As previously mentioned, however, it’s a lack of structural cohesion that can leave GT Ultra feeling like an unfortunately underwritten and inconsistent album at times, which is brought to the forefront by just how strikingly short it is.  As a result, and particularly by the time of some of the comparatively longer cuts towards the end of the tracklisting, the extent to which Guerilla Toss dwell on certain motifs can noticeably hurt some of these songs, especially given that there isn’t all that much time to waste on GT Ultra.  Of course, that’s not to say that any of these ideas are bad or even lacklustre per se, rather, past the point of establishment, not all of them are justified in how they can be used as somewhat of a compositional crutch at times.  The syncopated, cowbell-heavy rhythms on Dog In The Mirror, as an example, lead into some irresistibly danceable beat switches, but the group simply doesn’t build on this strong foundation enough over the course of the track’s five-minute duration to account for its length, especially considering the instances in which the song simply stops, so that a droning synth chord can fill out the empty space for a bit before the band re-enters.  Similarly, the uncharacteristically sluggish groove of The String Game undeniably establishes a unique position for this song in the tracklisting, but with this beat remaining practically unchanged throughout the entirety of the cut, not to mention the fact that Carlson’s vocal refrain is disappointingly unvaried, the track seems to be more focussed around the admittedly smooth textures of buzzing synths and envelope filter bass than any semblance of a satisfying structure.  Likewise, considering a song like TV Do Tell, which is a jaunty, funky and undeniably fun synthpop tune, is only permitted one and a half minutes of playtime, the fact that tracks such as Dog In The Mirror are relatively overblown becomes even more apparent, all of which accumulates into somewhat of an unsatisfying album structure.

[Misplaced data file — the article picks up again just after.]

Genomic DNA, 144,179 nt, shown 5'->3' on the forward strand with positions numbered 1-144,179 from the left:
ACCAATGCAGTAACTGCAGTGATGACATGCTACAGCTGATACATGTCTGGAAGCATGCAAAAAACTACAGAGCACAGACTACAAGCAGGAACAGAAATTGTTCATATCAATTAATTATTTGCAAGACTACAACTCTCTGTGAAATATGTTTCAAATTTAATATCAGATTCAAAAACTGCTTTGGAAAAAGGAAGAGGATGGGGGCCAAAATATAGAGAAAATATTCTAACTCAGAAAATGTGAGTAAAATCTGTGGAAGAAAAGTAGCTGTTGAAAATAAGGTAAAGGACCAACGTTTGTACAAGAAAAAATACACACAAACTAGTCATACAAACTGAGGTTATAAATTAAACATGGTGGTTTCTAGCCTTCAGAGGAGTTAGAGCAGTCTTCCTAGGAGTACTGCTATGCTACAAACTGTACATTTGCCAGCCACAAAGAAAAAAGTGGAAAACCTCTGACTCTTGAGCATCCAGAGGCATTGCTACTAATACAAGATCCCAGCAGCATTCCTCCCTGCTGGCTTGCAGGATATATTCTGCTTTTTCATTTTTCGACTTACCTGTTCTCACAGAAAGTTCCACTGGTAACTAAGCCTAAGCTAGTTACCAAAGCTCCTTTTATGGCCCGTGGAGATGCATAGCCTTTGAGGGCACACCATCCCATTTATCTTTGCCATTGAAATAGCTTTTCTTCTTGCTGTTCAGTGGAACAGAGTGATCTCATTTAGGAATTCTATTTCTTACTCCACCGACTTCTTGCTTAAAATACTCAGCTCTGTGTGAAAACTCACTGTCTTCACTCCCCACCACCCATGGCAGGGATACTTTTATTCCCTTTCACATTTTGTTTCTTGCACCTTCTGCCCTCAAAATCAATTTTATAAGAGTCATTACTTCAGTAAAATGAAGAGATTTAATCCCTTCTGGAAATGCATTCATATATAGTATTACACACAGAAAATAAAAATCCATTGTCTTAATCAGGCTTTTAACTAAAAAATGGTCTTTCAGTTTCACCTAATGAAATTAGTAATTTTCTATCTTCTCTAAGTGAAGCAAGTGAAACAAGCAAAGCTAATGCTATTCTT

Given just how greatly improved Guerilla Toss’ overall sound is on GT Ultra compared to their previous output, it’s hard to be too negative about the album, as, structural issues aside, it undoubtedly makes for an enjoyable listening experience.  With the group’s ear for alluring grooves, wobbly melodies and lush textures being more cogently conveyed on this record than on any past release from the psychedelic outfit, it’s easy for the listener to allow the layers of slick sounds to wash over them and merely enjoy the dynamism of Guerilla Toss’ animated performances.  This being said, some of the structural shortfalls are pronounced to the point of impacting the fluidity of the record and, thus, limiting the extent to which the listener can simply be whisked away by its funky propulsive force.  Outside of this, however, with GT Ultra signifying such a drastic improvement to Guerilla Toss’ sound across the board, so as long as they can tighten up their compositional consistency on subsequent material, future undertakings could surely see the band carve out a definitive musical identity for themselves within the many experimental music scenes.

 

The Vinyl Verdict: 7/10